While acknowledging the nascent stage of deeptech in India compared to established sectors like software-as-a-service (SaaS), I anticipate substantial growth ahead. The IT services sector is now 40 years old, and it’s taken years for SaaS companies to proliferate, and they’re probably a few years out from emerging as a large sector.

Similarly, deeptech companies are poised to accelerate as foundational investments and expertise continue to mature. Patience remains crucial, as these innovations unfold gradually, shaped by long-term academic and governmental support.

Q. Can you talk a bit about what you would consider as a deeptech company in India, and give us some examples of your portfolio investments?
In the realm of deeptech, innovations are rooted in significant scientific advancements and technological breakthroughs, transcending geographical boundaries. At our firm, we categorise deeptech broadly, with AI standing out as a primary focus globally for startups and venture capital.

Beyond AI, we identify several key sectors like semiconductors, drones, space technology, climate tech (including EV ecosystems and new energy solutions), defence and life sciences.

A standout example of deeptech innovation is Metastable’s revolutionary approach to lithium-ion battery recycling, which promises a dramatic improvement over traditional methods in terms of efficiency and cost-effectiveness. Similarly, Newtrace, founded by Indian PhD holders with European experience, has pioneered a membrane-less electrolyser for green hydrogen production, setting a new benchmark for performance and cost efficiency in the global market.

Our investment philosophy centres on identifying innovations that offer substantial technological or process improvements. For instance, Ethereal Machines from Bengaluru has developed a unique five-axis CNC machine, crucial for precision engineering in electronics, medical devices and aerospace sectors. Their innovative business model of offering machining services rather than selling machines themselves underscores their strategic approach to market needs.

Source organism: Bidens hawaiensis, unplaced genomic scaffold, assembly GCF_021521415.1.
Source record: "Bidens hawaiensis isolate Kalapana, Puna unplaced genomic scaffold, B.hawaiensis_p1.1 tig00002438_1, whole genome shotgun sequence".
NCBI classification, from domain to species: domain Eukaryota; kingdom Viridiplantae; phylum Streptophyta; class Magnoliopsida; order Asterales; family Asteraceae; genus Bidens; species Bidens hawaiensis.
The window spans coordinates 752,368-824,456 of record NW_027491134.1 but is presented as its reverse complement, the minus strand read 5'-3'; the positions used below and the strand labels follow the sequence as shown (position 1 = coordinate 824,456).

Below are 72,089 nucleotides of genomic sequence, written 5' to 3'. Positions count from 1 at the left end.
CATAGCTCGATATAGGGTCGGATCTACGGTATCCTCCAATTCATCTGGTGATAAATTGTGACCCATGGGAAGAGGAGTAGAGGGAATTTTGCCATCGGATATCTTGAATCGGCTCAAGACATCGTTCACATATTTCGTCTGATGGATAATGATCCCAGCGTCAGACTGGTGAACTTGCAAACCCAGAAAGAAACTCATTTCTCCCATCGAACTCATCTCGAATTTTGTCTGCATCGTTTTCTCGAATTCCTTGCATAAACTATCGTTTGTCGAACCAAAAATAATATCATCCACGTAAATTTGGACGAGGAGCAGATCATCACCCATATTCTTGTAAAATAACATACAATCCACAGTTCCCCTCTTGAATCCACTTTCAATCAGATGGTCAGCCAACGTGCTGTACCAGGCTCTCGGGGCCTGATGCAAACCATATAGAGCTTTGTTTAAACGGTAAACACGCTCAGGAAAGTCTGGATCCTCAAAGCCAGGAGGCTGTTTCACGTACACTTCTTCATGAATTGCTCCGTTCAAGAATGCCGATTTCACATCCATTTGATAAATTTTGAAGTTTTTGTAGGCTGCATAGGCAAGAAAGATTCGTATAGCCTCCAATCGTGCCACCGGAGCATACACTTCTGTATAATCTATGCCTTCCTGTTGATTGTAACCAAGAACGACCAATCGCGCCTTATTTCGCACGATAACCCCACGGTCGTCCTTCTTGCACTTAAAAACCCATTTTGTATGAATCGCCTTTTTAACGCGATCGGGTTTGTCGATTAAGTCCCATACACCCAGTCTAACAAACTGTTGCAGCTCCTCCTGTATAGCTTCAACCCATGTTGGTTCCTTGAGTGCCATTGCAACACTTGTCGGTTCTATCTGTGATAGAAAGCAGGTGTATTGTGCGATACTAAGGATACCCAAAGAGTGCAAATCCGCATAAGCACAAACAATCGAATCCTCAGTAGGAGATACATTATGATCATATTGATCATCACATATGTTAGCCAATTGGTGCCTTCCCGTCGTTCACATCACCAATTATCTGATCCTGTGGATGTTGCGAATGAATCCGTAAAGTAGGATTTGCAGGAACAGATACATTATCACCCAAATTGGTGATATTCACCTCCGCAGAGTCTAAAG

While acknowledging that the US and China lead in research by decades, we recognise India’s competitive edge in specific areas of deeptech, exemplified by companies like Newtrace and Ethereal Machines. Our goal is to back technologies with global relevance and potential, ensuring that our investments contribute meaningfully to the evolving landscape of deeptech innovation worldwide.

Also read: India's deeptech sector is on the cusp of commercialisation

 
Q. Can you put this in the context of why India needs to encourage deeptech?
Ensuring global competitiveness is paramount in our evaluation of deeptech investments. While India initially serves as the market for many of our ventures, the goal is always to achieve world-class standards. For example, in semiconductors, our long-term aim is self-reliance, acknowledging the multi-decade journey ahead to establish top-tier fabrication capabilities.

This strategic approach extends to sectors like clean energy, where significant strides in solar power position us to exceed global expectations for carbon neutrality well before 2070.

Defence technology also holds strategic importance, given India’s substantial defence expenditure, necessitating indigenous technological capabilities. Similarly, space technology remains pivotal, not just for communication but also defence purposes.

Agriculture, crucial for feeding India’s growing population, demands transformative technologies like those pioneered by companies such as Absolute, leveraging AI and innovative agricultural practices.